Squatter Stronghold Faces Eviction
Five squatted buildings on Manhattan’s Lower East Side are being targeted by New York City as the site of a supposedly low-income housing project. The city council voted on June 29 to approve a plan, submitted by the Department of Housing Preservation and Development (HPD), for Lower East Side Coalition Housing Development (LESCHD, a corrupt non-profit housing organization) to develop the site. The five squats, numbers 535, 537, 539, 541, and 545 East 13th Street, are occupied by a diverse group of ove r 100 people, some of whom have resided in their squats for over 10 years. (A sixth squatted building across the street is not included in the development plan.) The squatter community on 13th Street was founded over 10 years ago by people who had origina lly sought to be accepted into the city’s now-defunct homesteader program, but took a do-it-yourself approach and became squatters from the onset. They were soon joined by many more people, and expanded to include more buildings.
The city’s plan was uncovered by a squatter from another block who heard rumors of the development project. Freedom of Information requests were filed, but no responses were received. After many more rumors and some anonymous tips, a New York Times rep orter confirmed that there was in fact a plan for the 13th Street squats. Subsequent requests for information turned up the plan sent to the city council. It was a reincarnation of a plan defeated by squatters four years ago, but this time around was subm itted as an Urban Development Action Project (UDAP) to bypass the usual review procedures and deny squatters any opportunities to oppose it at public hearings. The so-called low-income housing proposed for 13th St. has a minimum income requirement for a s tudio apartment of $13,800, well above what most squatters and other neighborhood residents take home.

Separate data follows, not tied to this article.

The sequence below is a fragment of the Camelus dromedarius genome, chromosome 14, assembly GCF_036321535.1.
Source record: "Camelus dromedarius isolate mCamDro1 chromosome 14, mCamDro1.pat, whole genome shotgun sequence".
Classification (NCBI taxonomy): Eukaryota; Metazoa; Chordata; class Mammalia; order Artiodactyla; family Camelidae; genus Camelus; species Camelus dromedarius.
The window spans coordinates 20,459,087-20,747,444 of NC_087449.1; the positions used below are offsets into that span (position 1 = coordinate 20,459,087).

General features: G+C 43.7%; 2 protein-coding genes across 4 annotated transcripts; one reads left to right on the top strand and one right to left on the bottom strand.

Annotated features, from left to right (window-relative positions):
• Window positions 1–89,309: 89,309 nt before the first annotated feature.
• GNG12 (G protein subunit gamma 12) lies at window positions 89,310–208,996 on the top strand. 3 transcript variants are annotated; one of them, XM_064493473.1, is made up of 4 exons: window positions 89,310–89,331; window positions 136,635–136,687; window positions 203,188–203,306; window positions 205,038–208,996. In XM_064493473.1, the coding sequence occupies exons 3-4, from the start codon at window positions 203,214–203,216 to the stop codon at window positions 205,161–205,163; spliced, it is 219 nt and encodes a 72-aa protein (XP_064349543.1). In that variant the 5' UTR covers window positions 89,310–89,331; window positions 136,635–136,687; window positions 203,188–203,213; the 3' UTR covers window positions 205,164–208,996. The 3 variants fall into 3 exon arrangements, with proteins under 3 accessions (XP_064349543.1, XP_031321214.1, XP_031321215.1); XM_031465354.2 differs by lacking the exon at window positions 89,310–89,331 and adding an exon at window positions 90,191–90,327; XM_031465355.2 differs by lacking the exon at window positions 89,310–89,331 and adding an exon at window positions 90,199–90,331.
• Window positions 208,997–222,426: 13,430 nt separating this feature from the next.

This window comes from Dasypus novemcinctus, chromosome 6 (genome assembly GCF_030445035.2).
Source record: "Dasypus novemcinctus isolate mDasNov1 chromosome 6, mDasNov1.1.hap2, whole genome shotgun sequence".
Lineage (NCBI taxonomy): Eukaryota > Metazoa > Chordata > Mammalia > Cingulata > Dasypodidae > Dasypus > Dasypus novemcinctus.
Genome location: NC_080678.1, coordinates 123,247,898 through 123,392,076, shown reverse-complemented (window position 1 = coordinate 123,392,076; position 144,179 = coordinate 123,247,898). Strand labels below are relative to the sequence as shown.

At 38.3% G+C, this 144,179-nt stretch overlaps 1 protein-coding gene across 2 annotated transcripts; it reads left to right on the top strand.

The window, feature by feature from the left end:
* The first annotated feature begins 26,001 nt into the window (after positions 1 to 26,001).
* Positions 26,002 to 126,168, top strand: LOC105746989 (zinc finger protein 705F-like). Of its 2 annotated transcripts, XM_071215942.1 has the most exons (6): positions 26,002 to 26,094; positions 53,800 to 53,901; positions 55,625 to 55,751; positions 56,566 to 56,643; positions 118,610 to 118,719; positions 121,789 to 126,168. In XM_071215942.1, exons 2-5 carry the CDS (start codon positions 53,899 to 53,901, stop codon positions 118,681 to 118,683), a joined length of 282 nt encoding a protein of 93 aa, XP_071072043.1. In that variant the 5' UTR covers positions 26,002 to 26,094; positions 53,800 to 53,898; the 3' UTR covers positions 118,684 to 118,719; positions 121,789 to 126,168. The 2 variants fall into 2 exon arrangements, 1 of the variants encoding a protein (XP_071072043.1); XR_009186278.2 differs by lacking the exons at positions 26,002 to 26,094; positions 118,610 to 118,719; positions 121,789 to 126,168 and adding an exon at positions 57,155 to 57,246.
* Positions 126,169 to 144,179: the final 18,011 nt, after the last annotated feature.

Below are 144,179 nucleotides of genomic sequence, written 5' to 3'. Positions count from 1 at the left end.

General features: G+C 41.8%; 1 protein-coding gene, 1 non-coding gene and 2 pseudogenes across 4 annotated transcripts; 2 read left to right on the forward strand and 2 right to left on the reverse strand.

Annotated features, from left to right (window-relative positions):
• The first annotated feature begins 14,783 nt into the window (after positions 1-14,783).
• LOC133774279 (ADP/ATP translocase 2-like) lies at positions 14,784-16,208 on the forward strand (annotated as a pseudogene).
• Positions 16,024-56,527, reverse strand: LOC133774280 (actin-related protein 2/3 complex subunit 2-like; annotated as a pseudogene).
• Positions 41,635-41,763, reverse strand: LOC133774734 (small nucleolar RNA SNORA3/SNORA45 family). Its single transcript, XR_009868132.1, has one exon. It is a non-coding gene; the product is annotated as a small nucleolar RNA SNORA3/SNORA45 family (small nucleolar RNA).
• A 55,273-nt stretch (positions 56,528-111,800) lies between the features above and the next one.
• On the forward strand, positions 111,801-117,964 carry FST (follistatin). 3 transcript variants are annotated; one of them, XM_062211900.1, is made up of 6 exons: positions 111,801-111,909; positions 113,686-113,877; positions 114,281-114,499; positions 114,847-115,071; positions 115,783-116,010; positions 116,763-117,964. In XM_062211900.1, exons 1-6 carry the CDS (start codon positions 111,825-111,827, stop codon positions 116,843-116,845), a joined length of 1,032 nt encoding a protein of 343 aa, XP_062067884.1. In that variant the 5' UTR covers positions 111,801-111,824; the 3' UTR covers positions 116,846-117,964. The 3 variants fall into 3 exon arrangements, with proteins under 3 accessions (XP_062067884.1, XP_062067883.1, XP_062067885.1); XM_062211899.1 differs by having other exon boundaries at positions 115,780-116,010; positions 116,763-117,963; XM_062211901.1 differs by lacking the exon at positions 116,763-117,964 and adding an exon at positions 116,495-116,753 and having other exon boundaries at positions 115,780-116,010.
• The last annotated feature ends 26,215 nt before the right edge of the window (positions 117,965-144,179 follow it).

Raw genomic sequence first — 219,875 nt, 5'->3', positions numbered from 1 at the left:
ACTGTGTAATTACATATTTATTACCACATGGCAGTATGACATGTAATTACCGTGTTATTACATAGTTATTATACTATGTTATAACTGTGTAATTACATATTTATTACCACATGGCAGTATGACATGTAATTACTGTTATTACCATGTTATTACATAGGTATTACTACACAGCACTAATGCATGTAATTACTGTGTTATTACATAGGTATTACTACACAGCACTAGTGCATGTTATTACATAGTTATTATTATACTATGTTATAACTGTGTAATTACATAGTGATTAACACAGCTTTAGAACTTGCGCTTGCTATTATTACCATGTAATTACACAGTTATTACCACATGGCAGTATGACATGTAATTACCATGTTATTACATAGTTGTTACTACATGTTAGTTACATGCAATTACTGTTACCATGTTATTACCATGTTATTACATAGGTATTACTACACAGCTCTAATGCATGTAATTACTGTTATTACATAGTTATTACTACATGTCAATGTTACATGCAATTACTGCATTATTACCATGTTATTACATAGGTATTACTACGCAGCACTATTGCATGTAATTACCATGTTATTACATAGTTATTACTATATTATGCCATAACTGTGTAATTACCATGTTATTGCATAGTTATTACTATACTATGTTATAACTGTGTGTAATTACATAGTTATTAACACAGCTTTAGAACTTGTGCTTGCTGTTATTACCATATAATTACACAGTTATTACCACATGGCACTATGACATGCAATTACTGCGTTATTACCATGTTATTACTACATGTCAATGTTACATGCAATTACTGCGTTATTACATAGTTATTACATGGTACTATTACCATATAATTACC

Due to factional disputes within Eviction Watch, a network of 21 Lower East Side Squats, much of the defense tactics were conceived and implemented by the Legal/Research and Outreach subcommittees, along with many squatters from the targeted buildings and former members of Squatter Activist Council. Attempts to hold Eviction Watch meetings were disrupted by residents of 535 and self-proclaimed communists from a group called the Class War Organizer (CWO). Squatters and supporters arriving at one meeting were driven off by residents from 535.
The first defense tactic used by squatters was what worked four years ago—going after the funders of the project. This included unannounced visits to the offices of Local Initiatives Support Corporation (LISC, corporate scum who finance poverty pimps b y selling tax exemptions), and Enterprise Foundation (a group that collects grants from corporate scum). Actions were also carried out in Philadelphia and other cities against funders. In Baltimore, parodies of eviction notices were pasted to the residenc es of Enterprise board members and employees. Mass mailings were sent out to funders, politicians, and housing groups of all types, to publicize the fact that this project would displace over 100 people. Letters of support were solicited and included in m ass mailings.